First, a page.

“The all-seeing eye of Kramer’s camera captured a moment in time you wouldn’t see again,” Bieber said. “Now, Dylan is on this never-ending tour where he goes from tour bus to stage, back to tour bus. He’s almost a ghost of his former self, the myth preceding the man.”
Kramer, who is now 91, was with Dylan, off and on, for a year. “There were no set times or poses and it wasn’t all in one timespan, but several times over that year,” Kramer said. “There was not an agreed-upon time frame or limit. I recall getting a call and him asking me what I was doing. I said ‘I am working in the studio.’ He said ‘Well, why don’t you come out and take some pictures?’”
Needless to say, Kramer was on his way.
“There was one time we spent three days in Buffalo,” Kramer recalled, “and then we were at the studio for two weeks. Then maybe I didn’t shoot him for two weeks, but then we went again.”
The connection they had for that period of time ran deep. “Everything about us was the same,” Kramer says. “Jewish, parents, what your father did for a living, everything. We were like cousins. Working with Dylan was like working with me. That’s why we got along; we were crazy.”
Watching Elvis movies
“As long as I was willing to go to the apartment at 5 or 6 p.m. to watch Elvis Presley movies, he was fine,” Kramer said. “He wanted to be Elvis Presley when he grew up.” Which is to say, Dylan would work with Kramer all day, if he would promise to join him for an Elvis flick at the end.
This is not to say everything went smoothly. “It’s who he is as a musician,” said Kramer. “It was hard at times working with him, but that is why my pictures are so good. I did not take him away from his work, I kept him in it.”
While the bulk of the photos at the exhibit are black-and-white, Kramer did the color album covers for Highway 61 Revisited and Bringing It All Back Home. Bieber told me he prefers the black-and-white photos, but sees the colorful album covers as possibly allegorical: “You could say at that time Dylan’s music went from black-and-white to color,” Bieber said. “In 1963, [Dylan was about] Peter, Paul & Mary and protest songs and in 1965 he was hanging out at the Factory in Andy Warhol’s world.”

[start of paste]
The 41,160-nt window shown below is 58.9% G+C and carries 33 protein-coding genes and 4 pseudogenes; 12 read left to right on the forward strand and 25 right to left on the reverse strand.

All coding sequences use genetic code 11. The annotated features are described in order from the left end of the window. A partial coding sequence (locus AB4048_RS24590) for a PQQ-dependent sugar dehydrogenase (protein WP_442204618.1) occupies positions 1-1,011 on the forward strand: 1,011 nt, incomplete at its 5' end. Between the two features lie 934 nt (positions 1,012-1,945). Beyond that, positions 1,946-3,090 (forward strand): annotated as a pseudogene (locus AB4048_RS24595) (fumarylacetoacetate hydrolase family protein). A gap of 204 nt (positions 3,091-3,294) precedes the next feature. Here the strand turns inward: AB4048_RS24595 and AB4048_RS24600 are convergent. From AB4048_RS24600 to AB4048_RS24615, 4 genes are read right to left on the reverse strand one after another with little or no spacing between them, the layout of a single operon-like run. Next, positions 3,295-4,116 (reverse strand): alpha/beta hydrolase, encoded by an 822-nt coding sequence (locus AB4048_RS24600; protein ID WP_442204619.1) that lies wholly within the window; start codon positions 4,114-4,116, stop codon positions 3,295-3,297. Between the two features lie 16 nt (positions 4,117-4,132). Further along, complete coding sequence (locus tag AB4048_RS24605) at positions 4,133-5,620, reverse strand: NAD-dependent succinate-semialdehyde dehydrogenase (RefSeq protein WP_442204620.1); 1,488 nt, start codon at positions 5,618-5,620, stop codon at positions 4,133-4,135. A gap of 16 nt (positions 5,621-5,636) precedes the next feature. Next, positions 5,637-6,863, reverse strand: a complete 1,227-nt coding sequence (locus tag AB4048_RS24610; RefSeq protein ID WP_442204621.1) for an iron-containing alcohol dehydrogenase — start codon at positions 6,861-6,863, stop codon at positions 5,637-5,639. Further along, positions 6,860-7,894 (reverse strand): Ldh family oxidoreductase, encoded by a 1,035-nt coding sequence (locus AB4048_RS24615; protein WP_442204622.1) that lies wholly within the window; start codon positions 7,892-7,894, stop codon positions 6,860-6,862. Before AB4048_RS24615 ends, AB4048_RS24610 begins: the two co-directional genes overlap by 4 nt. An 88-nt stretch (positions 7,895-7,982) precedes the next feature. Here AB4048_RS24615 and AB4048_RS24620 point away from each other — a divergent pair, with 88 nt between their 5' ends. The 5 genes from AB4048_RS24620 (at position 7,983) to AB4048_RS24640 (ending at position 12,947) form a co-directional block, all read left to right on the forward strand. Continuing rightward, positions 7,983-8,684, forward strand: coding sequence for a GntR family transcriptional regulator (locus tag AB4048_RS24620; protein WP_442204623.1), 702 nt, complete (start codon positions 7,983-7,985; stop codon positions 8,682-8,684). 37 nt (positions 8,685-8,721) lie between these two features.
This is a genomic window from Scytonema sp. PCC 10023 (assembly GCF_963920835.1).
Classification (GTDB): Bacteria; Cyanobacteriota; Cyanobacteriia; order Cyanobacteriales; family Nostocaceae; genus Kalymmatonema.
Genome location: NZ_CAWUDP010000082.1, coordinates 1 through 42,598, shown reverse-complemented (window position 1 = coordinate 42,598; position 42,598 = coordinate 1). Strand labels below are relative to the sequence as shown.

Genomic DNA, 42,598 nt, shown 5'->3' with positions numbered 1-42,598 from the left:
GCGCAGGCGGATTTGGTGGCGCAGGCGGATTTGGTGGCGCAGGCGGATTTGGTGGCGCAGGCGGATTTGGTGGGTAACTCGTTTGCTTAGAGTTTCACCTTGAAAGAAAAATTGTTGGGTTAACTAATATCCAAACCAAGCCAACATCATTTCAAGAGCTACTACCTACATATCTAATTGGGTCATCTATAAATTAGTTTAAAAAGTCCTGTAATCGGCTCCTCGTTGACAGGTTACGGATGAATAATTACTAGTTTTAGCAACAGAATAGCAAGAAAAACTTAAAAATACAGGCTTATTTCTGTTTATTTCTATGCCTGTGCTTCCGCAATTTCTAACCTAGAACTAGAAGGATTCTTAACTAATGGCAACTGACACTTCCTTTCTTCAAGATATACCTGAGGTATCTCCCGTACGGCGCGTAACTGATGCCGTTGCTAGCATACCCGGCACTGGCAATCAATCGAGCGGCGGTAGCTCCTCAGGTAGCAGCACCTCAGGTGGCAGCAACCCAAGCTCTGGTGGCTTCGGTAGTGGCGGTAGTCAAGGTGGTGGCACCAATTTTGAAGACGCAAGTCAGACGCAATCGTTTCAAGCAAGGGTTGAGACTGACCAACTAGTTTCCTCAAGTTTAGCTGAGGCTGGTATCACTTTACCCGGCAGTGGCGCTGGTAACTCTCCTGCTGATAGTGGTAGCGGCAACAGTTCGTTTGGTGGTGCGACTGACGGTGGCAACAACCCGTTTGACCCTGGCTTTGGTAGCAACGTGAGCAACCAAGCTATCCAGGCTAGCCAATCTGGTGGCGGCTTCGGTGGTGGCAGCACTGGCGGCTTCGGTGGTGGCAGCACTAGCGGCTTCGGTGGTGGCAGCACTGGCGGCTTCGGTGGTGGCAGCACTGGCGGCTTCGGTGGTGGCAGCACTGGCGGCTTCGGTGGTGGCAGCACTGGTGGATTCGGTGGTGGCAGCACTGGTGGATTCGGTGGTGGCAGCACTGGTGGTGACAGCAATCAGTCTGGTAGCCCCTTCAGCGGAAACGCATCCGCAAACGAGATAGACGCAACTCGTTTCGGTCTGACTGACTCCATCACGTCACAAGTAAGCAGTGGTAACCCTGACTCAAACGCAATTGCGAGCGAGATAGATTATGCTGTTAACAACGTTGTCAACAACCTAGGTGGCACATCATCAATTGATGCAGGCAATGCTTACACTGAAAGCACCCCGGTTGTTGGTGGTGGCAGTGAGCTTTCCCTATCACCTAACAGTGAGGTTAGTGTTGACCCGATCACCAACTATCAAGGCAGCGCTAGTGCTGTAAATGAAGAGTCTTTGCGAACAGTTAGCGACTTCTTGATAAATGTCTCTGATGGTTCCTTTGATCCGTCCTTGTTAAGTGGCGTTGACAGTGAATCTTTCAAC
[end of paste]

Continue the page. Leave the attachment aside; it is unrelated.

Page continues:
In the summer of 1965, Dylan was in one of those periods of reinvention for which he’d become well-known. On Aug. 28, Dylan played Forest Hills Stadium in New York, and Kramer took some stunning photos. “He went electric and going electric changed everything,” Kramer said. (This was about a month after Dylan’s infamous “coming out” at the Newport Folk Festival.)
There was no fallout, no acrimony; the project had run its course and each was ready to move on. Kramer says he’s remained a fan of Dylan music, if not the entirety, “for a lot of it.”
You know what the mercurial Dylan has done since, probably in great detail. As for Kramer, he continued to build an impressive and diverse resume, which included everything, really, including landscapes around the world, U.S. presidents, in-house corporate reports for Morgan Stanley, boxer Joe Frazier, novelist Norman Mailer and singers Baez and Janis Joplin.
“Don’t Think Twice: The Daniel Kramer Photographs of Bob Dylan, 1964-65” runs through March 29 at Boston’s Boch Center Wang Theatre as part of its Folk Americana Hall of Fame Roots series.